It's hard to tell for certain when the first edition of The Poets and Poetry of America hit book stores. It wasn't until April 18, 1842, however that the anthology's editor, Rufus Wilmot Griswold, was informed by publishers that it was finally published. As Carey & Hart (Philadelphia) wrote to Griswold (in New York): "We have at last published the 'Poets & Poetry of America' & a handsome Book it is."
The publisher must have rushed copies to important or influential literary figures on that first day. George Rex Graham in Philadelphia, the proprietor of the very popular Graham's Magazine, almost immediately jumped to take advantage of the rising star of Griswold. He wrote only a day later, April 19, 1842:
"Have you fully determined on assuming the Chaplaincy* and to abandon the editorial chair? Or could you find it in your heart to locate in Philadelphia? Let me hear from you, as I have a proposal to make. I like your book very much. We received it from Carey & Hart on yesterday, and although it will give offense to a few, it must be popular, and it will please every man of taste."
Graham had recently parted ways with his famous editor, Edgar Poe, who had miraculously increased circulation to 40,000, but resigned in late March. What really drove sales up was Poe's infamous critical review style, which was somewhat controversial. The Arcturus (edited by Cornelius Mathews and Evert Augustus Duyckinck) noted Poe's reviews as "elaborate" and "richly deserving of attention," though he was "somewhat over literal and minute, looking oftener to the letter than the spirit."Joseph Evans Snodgrass in the Saturday Visiter in Baltimore wrote that Poe was "an excellent reviewer" even though he was "at times, provokingly hypercritical." James Russell Lowell was a little less euphemistic and wrote that Poe occasionally mistook "his phial of prussic acid for his inkstand."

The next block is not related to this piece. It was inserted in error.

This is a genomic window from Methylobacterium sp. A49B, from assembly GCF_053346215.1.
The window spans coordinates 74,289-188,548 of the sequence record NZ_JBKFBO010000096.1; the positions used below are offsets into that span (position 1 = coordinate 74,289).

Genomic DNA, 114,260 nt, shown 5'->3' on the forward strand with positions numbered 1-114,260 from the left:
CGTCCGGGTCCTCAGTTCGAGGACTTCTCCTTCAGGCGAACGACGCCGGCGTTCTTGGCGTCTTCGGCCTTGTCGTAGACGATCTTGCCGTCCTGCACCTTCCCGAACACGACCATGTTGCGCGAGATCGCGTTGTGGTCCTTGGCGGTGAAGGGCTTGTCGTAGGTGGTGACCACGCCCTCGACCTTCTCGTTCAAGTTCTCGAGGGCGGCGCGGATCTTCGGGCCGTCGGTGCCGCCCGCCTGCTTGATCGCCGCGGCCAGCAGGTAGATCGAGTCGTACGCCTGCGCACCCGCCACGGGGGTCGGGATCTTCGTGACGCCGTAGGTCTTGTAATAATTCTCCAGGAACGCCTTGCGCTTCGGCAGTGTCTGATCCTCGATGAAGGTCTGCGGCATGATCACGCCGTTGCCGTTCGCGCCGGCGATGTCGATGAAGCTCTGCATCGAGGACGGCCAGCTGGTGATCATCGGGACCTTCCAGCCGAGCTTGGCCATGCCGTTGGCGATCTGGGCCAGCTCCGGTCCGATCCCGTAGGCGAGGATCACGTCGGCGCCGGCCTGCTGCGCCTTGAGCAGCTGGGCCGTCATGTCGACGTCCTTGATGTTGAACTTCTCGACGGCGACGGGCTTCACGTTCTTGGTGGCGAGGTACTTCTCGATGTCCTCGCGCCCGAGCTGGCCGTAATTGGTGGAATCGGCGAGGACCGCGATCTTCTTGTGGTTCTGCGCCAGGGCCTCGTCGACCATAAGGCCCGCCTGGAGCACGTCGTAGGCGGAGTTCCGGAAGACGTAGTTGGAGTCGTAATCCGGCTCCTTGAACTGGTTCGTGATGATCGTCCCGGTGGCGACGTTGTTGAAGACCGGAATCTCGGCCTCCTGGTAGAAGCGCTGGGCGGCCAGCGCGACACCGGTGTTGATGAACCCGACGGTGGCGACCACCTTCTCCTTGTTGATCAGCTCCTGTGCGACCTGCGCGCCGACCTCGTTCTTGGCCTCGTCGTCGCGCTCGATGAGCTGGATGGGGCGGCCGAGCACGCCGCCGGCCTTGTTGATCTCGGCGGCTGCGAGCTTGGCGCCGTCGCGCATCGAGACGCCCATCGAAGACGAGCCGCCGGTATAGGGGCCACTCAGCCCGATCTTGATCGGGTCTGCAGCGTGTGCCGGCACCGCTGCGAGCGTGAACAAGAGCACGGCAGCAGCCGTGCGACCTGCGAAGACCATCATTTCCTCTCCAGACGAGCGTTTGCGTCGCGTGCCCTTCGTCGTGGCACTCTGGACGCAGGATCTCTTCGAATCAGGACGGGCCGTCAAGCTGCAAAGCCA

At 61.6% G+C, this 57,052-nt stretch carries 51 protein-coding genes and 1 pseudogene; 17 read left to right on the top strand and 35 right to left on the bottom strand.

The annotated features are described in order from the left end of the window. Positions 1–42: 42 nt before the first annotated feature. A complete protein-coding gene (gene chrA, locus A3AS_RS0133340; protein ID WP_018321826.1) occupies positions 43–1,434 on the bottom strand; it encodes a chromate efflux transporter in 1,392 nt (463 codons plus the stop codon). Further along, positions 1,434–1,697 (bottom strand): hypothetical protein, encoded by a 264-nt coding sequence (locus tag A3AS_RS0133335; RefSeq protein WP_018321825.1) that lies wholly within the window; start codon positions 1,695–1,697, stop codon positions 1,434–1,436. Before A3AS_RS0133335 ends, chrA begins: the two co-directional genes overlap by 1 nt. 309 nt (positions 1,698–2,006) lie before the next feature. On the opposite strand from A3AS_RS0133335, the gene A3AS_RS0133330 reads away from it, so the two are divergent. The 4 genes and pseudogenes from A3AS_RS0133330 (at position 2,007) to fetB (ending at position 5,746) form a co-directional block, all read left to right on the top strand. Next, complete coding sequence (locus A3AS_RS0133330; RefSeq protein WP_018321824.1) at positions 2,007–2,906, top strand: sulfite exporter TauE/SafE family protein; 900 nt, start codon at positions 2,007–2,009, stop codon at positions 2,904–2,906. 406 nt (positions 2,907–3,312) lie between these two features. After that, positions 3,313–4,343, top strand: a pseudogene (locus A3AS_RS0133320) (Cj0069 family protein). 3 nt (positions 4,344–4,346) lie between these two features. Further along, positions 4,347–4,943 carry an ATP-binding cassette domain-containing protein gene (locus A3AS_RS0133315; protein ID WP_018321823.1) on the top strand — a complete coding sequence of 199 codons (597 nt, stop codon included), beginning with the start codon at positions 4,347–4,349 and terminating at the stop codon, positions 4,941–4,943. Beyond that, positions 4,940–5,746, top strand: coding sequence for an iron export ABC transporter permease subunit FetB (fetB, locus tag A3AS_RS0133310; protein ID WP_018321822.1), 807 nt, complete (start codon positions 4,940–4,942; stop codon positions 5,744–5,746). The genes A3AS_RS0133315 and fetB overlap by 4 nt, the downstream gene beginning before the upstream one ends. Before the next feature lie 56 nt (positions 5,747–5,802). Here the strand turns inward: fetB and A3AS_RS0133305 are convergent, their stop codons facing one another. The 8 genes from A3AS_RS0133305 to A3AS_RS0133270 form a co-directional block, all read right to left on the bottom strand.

The "proposal" Graham wanted to offer Griswold was Poe's former role. Griswold seems to have accepted without hesitation and moved to Philadelphia to take the job with Graham's (leaving his family behind in New York). The transition was so quick, a rumor persisted (and still does in some circles) that Poe came to clean out his desk and saw Griswold already sitting there. The rumor is quite untrue. Nevertheless, Griswold was paid $1000 — $200 more per year than Poe — likely building up some of the animosity between the two.
Griswold's run on Graham's was significantly less successful than Poe's. Though he was able to bring in substantial writers (including James Fenimore Cooper and Henry Wadsworth Longfellow), he never earned much respect there. In fact, a year after he took over, George Lippard wrote, "It was Mr. Poe that made Graham's Magazine what it was a year ago; it was his intellect that gave this now weak and flimsy periodical a tone of refinement and mental vigor."
*Griswold had recently earned the title of "Reverend," though he never had a regular congregation.